technology

A Shift Will Happen One Way or Another

Fear is a powerful emotion. It is the impetus of all of the “What if…. and What will happen….?” questions that come to the surface when something seemingly new and different is presented. It is what puts teachers into a cold sweat when they are asked to consider trying a new tech tool that could replace or enhance something that they are doing and potentially improve the experience for teacher and students alike. Fear causes teachers to hold on tighter to the illusion of the sense of control they are so conditioned to want and demand, because that is how it was when we all were in school. Fear keeps teachers from really seeing the change that is taking place in our society as a reality and not another phase in the proverbial pendulum of education. Read this opinion about connectedness that gives an interesting perspective on this idea.

I know this because I have been and still am to some degree that teacher. In my first year out of the classroom as a tech integrator, I am able to see the classroom experience from a different perspective. I am the one now who is asking teachers to try something new; to let me show them tools that could make life during the school day more interesting and engaging for their students; to show them that if they give up some “control” and allow students to have more independence and freedom that they can actually meet the needs of more of their students throughout the day. This requires a shift from teachers delivering information and all that is important to teachers facilitating learning by promoting and developing inquiry and thinking skills. A high school teacher writes of her experience with making this shift in her approach to time spent with her students and how this shift is something that she has always known was right for her and her students.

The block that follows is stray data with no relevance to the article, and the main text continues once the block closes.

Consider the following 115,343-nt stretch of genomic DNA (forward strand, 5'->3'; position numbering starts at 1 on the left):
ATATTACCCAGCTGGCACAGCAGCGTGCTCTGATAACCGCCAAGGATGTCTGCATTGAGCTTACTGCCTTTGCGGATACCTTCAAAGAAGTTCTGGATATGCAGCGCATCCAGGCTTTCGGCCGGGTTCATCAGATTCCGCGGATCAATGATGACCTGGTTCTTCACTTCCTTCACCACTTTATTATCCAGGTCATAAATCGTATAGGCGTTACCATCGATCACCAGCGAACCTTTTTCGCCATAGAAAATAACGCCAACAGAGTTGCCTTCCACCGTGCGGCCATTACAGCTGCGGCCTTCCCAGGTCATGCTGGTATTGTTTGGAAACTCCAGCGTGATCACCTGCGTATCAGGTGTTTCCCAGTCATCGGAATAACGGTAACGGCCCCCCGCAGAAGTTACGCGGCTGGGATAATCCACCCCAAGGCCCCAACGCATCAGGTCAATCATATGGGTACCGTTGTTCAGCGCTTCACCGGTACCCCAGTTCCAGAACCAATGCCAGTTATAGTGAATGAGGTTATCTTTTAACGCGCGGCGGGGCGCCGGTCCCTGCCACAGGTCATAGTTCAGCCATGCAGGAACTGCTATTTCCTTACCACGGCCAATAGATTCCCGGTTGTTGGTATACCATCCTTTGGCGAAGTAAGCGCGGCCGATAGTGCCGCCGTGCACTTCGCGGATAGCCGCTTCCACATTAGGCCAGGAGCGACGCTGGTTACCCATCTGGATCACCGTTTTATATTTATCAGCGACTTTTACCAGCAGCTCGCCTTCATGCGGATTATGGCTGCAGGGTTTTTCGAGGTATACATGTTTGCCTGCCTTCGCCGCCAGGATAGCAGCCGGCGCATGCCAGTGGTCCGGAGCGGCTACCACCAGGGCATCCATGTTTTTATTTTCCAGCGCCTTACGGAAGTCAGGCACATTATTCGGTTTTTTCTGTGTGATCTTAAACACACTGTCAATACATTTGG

I was a conference this summer and a presenter put a quote on the screen that read, “You think integrating technology is expensive; try irrelavence.” I fear that teachers with very good intentions and who believe strongly in what they are doing are steadily becoming irrelavent by not embracing or at least acknowledging the world in which their students spend so much time.

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Re-Thinking Classroom Space

Adele Caemmerer and I presented to about 25 faculty members our ideas about re-thinking our classroom spaces in terms of the space being integral in the education of the students who experience it. We shared information from architects and teachers who have made changes to incorporate what we are now calling 21st Century Learning skills. We asked teachers to sketch their current classroom space and evaluate it based on 4 elements that we presented. Teachers were then asked to sketch their ideal classrooms, considering the space they have to work with. The ideas then began to flow, which we are keeping on a Google Doc so that more creativity, collaboration and communication can take place.
What ideas do you have about rearranging your space to most optimize movement, collaboration, creativity, sharing, and reflection? How does integration of technology fit into your thinking?
School Design
Modern Classrooms

Re-Thinking Our Classroom Space-edt 2 pdf